These are the best places to go fishing near Mount Shasta and all across Siskiyou County.
A two-mile section of this high-mountain stream is stocked with catchable rainbow trout each spring, usually late April through May.
The creek is stocked in an area southwest of the community of Tennant, in sagebrush and pine country at over 4,800 feet in elevation.
The creek also offers primitive campsites and Antelope Creek Lodge, which has a landing strip.
This Bass Lake is not the bigger, more famous fishing spot closer to Fresno and Yosemite.
The Siskiyou County Bass Lake is moderate in size (85 acres) and has been at times stocked with rainbow trout.
There’s a boat ramp and restrooms.
It’s located about 10 miles east of Yreka in a cluster of smallish lakes, including Trout Lake.
Bulls Eye Lake
This 5-acre lake is high in the mountains (6,700 feet) near Medicine Lake and can be good for trout when stocked with hatchery fish, which might not be as consistently as Medicine Lake (see that entry).
This small stream is stocked with catchable rainbow trout during the spring, typically a few times around April and May, and that early season fishing will be better than later into summer.
Butte Creek flows through a mixture of sparse forests and meadows to the north of Orr Lake (see Orr Lake entry).
This creek (a.k.a. Kid’s Creek) spills into Lake Siskiyou on Mt. Shasta.
Cold Creek flows through somewhat overgrown and rough terrain, but it’s likely worth the work during the spring, when it’s stocked a handful of times with catchable rainbow trout, often April into June or so.
This 23-acre reservoir near Yreka offers anglers with good access to a variety of game fish.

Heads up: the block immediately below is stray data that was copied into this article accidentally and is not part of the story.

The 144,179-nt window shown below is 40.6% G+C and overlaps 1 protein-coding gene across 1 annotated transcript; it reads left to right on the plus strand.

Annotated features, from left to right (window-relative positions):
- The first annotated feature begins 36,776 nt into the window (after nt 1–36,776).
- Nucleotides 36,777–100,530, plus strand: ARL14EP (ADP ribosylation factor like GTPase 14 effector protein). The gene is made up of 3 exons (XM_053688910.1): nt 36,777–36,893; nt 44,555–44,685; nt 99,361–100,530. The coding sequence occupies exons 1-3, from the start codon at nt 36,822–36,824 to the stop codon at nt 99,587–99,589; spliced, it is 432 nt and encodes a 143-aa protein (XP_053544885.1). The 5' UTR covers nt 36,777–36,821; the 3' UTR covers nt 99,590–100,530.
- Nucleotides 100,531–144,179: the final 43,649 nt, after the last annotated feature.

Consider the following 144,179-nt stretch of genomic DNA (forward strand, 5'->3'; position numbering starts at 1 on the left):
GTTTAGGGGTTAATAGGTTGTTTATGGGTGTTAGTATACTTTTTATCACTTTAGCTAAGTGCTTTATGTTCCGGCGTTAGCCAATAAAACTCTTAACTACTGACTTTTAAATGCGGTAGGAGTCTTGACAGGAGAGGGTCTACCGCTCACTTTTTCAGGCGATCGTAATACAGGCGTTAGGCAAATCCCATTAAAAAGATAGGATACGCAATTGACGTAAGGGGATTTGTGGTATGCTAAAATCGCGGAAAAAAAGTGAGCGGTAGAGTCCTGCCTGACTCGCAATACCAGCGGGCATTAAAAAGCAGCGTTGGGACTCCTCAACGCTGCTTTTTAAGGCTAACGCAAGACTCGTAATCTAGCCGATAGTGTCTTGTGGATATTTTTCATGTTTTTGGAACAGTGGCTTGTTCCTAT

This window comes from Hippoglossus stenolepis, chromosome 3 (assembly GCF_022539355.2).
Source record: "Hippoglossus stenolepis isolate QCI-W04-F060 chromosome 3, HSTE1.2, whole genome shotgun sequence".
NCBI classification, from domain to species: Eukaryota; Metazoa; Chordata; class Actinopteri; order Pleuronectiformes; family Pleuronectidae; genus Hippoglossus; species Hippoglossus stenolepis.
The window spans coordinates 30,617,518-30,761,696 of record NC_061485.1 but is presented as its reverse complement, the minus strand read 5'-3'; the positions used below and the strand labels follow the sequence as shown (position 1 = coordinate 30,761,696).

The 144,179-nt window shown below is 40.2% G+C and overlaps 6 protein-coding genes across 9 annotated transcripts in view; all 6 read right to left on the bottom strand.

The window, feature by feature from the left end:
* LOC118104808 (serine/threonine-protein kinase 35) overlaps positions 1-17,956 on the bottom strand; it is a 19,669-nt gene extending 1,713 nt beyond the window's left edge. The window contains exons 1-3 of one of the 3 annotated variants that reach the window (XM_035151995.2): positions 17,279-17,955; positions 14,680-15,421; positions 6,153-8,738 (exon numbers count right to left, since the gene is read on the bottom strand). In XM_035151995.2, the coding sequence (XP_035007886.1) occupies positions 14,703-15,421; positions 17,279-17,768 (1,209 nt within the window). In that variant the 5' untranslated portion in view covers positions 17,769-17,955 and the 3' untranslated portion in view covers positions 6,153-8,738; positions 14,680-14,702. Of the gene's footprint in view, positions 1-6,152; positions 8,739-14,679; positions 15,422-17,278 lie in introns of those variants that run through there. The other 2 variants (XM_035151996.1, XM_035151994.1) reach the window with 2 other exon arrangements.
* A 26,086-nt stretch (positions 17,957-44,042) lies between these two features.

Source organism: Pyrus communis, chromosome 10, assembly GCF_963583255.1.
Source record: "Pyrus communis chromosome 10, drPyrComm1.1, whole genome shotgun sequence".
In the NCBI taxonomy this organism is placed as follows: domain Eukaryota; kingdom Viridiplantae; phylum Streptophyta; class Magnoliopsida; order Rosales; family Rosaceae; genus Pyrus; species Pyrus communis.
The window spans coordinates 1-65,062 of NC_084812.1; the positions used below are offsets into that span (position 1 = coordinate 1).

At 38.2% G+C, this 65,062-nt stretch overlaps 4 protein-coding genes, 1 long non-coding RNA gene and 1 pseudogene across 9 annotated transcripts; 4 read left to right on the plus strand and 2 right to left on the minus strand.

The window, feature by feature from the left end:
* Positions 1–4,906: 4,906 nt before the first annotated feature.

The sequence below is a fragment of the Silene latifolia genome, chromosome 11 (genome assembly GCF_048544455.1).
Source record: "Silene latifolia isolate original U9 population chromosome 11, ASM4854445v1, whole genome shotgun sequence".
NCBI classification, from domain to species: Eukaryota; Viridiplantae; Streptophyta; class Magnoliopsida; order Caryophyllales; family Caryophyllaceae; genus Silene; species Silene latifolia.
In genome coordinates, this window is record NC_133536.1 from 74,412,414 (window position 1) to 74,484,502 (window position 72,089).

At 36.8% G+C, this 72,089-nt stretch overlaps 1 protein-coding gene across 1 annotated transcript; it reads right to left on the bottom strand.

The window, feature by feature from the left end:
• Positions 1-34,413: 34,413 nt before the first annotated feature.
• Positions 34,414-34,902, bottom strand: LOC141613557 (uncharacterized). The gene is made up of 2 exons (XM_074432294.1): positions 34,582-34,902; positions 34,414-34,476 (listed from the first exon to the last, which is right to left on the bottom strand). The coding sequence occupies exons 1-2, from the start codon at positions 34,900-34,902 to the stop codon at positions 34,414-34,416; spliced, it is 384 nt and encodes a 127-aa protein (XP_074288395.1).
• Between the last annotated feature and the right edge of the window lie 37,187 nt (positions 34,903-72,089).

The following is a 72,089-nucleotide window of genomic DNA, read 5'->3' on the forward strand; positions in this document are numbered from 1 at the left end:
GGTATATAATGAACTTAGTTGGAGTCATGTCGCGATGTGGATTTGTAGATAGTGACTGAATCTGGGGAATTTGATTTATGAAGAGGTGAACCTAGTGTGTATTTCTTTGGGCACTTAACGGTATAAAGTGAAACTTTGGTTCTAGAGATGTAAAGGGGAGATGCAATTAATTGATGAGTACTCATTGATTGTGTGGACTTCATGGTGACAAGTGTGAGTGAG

At least some years, Greenhorn Reservoir is stocked with catchable rainbow trout early in the season (maybe March).
Anglers also can catch resident fish including bass, catfish and panfish.
The reservoir also has picnic tables and a playground and is wheelchair accessible.
It’s located just south of Yreka along Greenhorn Road.
This 55-acre lake located between mountains in the Klamath National Forest due west of Macdoel is stocked with trout several times in the spring, and early season fishing is likely to be most productive.
The lake features a campground, boat launch for non-motorized watercraft and other activities such as hiking, nature viewing and picnicking. There is wheelchair accessibility.
Visit the National Forest website for more detailed information.
This remote, 21-acre lake sits at a little over 6,000 feet in elevation in the Scott Mountains area of Klamath National Forest, offering cooler summertime conditions and good seasonal fishing.
The 110-foot deep lake provides a good summer refuge for trout, and trout are frequently stocked here in May and June.
The lake reportedly has both rainbows and brook trout.
The lake also offers a campground with 18 campsites and recreational activities such as hiking, backpacking, nature viewing, swimming and boating. There is an accessible fishing pier and other spots to fish from the bank.
Motors are not allowed in Kangaroo Lake, there is no boat ramp and boats have to be carried 400 feet to the water from the parking area, so craft such as kayaks and float tubes are best suited for this water.
It’s located about a half-hour’s drive east from Callahan, off Highway 3.